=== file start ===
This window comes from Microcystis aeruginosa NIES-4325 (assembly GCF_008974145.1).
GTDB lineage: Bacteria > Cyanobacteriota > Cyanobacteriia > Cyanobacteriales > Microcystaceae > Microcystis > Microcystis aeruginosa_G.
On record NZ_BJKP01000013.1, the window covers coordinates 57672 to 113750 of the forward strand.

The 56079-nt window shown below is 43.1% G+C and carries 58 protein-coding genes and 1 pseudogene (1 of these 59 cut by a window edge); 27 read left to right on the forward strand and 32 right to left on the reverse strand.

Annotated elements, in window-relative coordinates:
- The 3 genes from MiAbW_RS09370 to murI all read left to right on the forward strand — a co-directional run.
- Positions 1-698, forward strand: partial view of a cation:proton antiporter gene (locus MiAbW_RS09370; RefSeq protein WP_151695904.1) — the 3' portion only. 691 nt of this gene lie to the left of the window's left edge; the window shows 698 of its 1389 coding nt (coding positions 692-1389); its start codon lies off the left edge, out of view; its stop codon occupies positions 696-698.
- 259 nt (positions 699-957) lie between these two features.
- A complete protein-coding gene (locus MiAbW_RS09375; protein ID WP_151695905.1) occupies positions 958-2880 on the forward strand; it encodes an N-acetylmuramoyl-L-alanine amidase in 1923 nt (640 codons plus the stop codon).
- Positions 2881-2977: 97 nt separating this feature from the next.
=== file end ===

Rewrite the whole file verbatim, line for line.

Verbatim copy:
This window comes from Microcystis aeruginosa NIES-4325 (assembly GCF_008974145.1).
GTDB lineage: Bacteria > Cyanobacteriota > Cyanobacteriia > Cyanobacteriales > Microcystaceae > Microcystis > Microcystis aeruginosa_G.
On record NZ_BJKP01000013.1, the window covers coordinates 57672 to 113750 of the forward strand.

The 56079-nt window shown below is 43.1% G+C and carries 58 protein-coding genes and 1 pseudogene (1 of these 59 cut by a window edge); 27 read left to right on the forward strand and 32 right to left on the reverse strand.

Annotated elements, in window-relative coordinates:
- The 3 genes from MiAbW_RS09370 to murI all read left to right on the forward strand — a co-directional run.
- Positions 1-698, forward strand: partial view of a cation:proton antiporter gene (locus MiAbW_RS09370; RefSeq protein WP_151695904.1) — the 3' portion only. 691 nt of this gene lie to the left of the window's left edge; the window shows 698 of its 1389 coding nt (coding positions 692-1389); its start codon lies off the left edge, out of view; its stop codon occupies positions 696-698.
- 259 nt (positions 699-957) lie between these two features.
- A complete protein-coding gene (locus MiAbW_RS09375; protein ID WP_151695905.1) occupies positions 958-2880 on the forward strand; it encodes an N-acetylmuramoyl-L-alanine amidase in 1923 nt (640 codons plus the stop codon).
- Positions 2881-2977: 97 nt separating this feature from the next.